If you want to learn more about the Study What You Love campaign, you can find the website here.

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Kitchen chemistry: metabolism and fermentation

This is a lovely little post from Scientific Gems, a great blog with all sorts of scientific facts and ideas. If you’re interested in some light-hearted but informative science blogging, it’s recommended!

Scientific Gems

In the previous kitchen chemistry post, we discussed the metabolic process by which glucose and oxygen is converted to carbon dioxide plus water, together with a great deal of energy:

Aerobic respiration reaction

In contrast, without oxygen, only one eighteenth of the energy can be obtained, through the breakdown (glycolysis) of glucose into pyruvic acid and hydrogen atoms (which are temporarily attached to the coenzyme NAD, and must be recycled in a later stage of metabolism):

Glycolysis

In the absence of oxygen, there are two ways of taking this reaction further, and recycling the hydrogen atoms (neither alternative produces any extra energy). In our muscles (when short bursts of energy are required, as in sprinting), the pyruvic acid is converted into lactic acid. The bacteria that convert milk into yoghurt do the same thing (and it is the lactic acid which gives yoghurt its sour taste):

Pyruvic acid to lactic acid

Alternatively, in yeast, the…

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Happy 100th Birthday Crystallography!

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In case you don’t know, this year is the International Year of Crystallography, as we celebrate 100 years since Max von Lau won a Nobel prize for his work in the field, and 99 years since the father and son Bragg team won theirs. I actually spent much of today working on a crystal structure and, in a strange coincidence, today I came across this excellent feature on the Nature News website which includes a host of articles and information on crystallography.

I’ve attended several lectures on crystallography and am trained in running x-ray diffraction experiments myself, and it’s truly amazing how much this technology has advanced since a century ago. What used to be an extremely time-intensive and complicated procedure is now done routinely day in and day out by many researchers, and here at the University of Nottingham we’re lucky enough to have three high-quality diffractometers for use by all trained PhD students and post-docs. The theory can still be mind-boggling, but thanks to dedicated researchers in the field, the equipment and software make it reasonably straightforward after lots of practice!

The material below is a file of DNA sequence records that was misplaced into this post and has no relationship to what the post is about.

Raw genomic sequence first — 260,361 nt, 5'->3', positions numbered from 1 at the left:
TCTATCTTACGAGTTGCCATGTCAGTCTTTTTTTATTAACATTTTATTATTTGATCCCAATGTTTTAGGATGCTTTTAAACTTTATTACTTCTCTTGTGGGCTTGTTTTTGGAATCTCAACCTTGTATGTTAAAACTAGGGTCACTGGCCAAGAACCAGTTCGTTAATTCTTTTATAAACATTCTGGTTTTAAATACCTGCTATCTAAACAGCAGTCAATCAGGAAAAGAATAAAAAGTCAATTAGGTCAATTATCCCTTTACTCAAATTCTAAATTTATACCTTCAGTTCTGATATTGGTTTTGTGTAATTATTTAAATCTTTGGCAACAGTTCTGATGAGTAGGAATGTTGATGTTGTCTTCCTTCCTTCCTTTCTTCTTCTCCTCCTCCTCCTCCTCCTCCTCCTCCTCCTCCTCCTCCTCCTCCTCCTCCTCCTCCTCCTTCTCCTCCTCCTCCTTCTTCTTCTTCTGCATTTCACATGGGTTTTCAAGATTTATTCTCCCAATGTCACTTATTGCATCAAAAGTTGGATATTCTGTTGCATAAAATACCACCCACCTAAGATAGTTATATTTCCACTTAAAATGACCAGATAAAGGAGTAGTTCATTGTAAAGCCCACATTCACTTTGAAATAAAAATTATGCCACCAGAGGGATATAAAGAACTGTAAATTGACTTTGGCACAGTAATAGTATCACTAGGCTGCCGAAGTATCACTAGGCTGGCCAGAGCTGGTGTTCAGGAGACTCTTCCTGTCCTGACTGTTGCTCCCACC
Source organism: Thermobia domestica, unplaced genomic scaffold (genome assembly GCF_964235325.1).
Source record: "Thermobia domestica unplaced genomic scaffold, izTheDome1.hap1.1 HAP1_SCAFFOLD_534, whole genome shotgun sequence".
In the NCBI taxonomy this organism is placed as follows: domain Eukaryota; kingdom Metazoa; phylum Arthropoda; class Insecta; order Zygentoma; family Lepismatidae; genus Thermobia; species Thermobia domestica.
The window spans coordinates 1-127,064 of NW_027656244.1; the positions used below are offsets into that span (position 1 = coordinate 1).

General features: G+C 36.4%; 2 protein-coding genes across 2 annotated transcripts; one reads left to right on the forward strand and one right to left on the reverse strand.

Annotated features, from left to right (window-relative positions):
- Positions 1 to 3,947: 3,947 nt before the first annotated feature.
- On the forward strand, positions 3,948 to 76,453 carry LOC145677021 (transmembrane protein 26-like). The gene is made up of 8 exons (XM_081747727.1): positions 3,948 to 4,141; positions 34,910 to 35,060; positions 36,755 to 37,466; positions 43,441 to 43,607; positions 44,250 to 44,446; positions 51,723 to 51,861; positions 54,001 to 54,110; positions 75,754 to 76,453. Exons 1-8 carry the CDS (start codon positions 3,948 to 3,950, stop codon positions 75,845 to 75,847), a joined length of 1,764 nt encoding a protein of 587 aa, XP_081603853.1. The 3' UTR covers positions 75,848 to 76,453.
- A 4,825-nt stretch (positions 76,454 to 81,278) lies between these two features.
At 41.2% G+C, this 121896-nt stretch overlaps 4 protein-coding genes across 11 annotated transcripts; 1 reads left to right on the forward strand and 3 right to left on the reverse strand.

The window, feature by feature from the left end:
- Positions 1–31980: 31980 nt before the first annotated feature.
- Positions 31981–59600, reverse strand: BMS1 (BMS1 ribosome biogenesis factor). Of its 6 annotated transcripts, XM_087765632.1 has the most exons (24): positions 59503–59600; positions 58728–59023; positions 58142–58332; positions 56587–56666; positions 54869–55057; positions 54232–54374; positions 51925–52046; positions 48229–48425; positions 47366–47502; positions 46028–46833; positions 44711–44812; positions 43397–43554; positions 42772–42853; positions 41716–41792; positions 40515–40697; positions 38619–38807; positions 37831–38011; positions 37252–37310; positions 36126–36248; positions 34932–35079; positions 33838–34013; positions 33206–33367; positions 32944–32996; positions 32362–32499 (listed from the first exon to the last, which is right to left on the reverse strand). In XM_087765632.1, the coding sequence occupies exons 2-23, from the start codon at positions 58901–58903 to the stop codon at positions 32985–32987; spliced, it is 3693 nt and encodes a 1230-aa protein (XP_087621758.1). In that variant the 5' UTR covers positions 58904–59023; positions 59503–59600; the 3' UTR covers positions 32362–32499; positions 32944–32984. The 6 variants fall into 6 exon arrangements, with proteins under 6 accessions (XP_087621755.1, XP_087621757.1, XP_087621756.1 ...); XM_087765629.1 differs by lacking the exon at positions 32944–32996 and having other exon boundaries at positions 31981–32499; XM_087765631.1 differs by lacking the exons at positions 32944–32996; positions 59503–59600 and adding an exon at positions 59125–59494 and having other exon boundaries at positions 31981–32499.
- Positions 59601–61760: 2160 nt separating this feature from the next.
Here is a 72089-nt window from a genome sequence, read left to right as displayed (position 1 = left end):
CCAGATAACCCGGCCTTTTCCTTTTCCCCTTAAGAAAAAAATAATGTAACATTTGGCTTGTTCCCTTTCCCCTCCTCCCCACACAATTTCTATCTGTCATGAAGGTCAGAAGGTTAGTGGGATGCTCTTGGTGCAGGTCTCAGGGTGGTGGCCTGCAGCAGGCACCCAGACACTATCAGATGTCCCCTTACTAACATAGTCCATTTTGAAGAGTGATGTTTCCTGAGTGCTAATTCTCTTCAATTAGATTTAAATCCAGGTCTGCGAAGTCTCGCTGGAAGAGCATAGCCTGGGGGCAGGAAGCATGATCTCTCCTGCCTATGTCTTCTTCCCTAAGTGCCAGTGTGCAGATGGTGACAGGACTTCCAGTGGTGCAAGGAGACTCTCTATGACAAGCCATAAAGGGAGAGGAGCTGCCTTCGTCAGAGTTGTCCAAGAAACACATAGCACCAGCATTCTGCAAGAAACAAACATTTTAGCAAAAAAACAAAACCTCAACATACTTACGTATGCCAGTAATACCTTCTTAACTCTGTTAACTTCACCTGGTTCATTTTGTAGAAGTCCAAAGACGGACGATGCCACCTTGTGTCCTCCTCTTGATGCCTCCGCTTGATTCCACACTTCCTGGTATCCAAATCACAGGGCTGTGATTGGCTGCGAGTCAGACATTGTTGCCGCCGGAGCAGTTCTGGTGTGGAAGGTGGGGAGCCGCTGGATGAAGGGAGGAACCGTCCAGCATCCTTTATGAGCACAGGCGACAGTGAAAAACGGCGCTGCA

Crystallography is an extremely useful and powerful tool for finding out a wealth of information about our compounds, and there’s nothing quite like the feeling of getting your first crystal structure! The dark art of crystal growing isn’t easy, but once you manage to grow single crystals you can find out firstly what your compound is, and if there are any interesting structural or bonding characteristics. You can realise you’ve made something completely unexpected, and find your research taking a turn you never expected based on the result. Obviously, crystal structures aren’t everything, and you will need other data to support your structure, but they’re a great starting point for finding out about your molecules.

If you’re at all interested in crystallography, I strongly recommend you take a look at the feature linked above, where you will also find all of the related Nature articles on crystallography from past issues. Furthermore, you can find out more about the International Year of Crystallography here.

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Thinking of Postgraduate Study?

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Following on from my guide to applying for a PhD, I have found a nifty little guide to postgraduate study by Prospects.co.uk, which gives a general overview of postgraduate study, and advertises a few open days you might find appealing.

This blog tends to aim some of its posts towards those who are studying towards a PhD, or those who have already begun a career in chemical research, but this is for you readers who have an interest in chemistry, and may be studying it or something similar at the degree level, and are wondering what to do next.

Postgraduate study can be a confusing and daunting option for some students, and it’s important that you know all the facts so that you can make an informed decision. I don’t necessarily mean PhDs specifically – there is a whole host of postgraduate options a chemistry graduate could take, whether you’re continuing to study science or want to use your skills in another field, such as law or medicine.

I only graduated 2 years ago, and I’m fully aware of how scary your final year at university can be. Suddenly, what you’ve been involved with for 3 or 4 years is coming to an end, and you have big decisions to make about your career and your future.

Postgraduate study can seem appealing because it puts off getting a job and making some decisions for a little bit longer, but this shouldn’t be your reason for carrying on at university. Don’t continue studying because you’ve been rejected from your current job applications and you’re scared you’ll be left with nothing at the end of your degree. Don’t panic. A lot of final year students feel they need to have their graduate job sorted midway through the year, but you really don’t – a lot of people don’t get jobs until around the time they graduate, so try to remain calm, keep at it, and you will get something eventually. If you’re continually turned away from jobs, try talking to your university’s career advice service – they might be able to help you improve your CV and sell yourself at interviews that little bit better.

If you know you want to keep studying because you have a passion for your subject, or you know you need to for your dream career, make sure you use the time you have finding out as much as you can about your options, and don’t make any decisions too quickly. You’re about to commit to something for one to four years, so it’s definitely worth making that extra effort to get yourself on the course that will benefit you the most.

The Prospects magazine linked above is a great start on your route to further education. I suggest you take a look, and see where it takes you!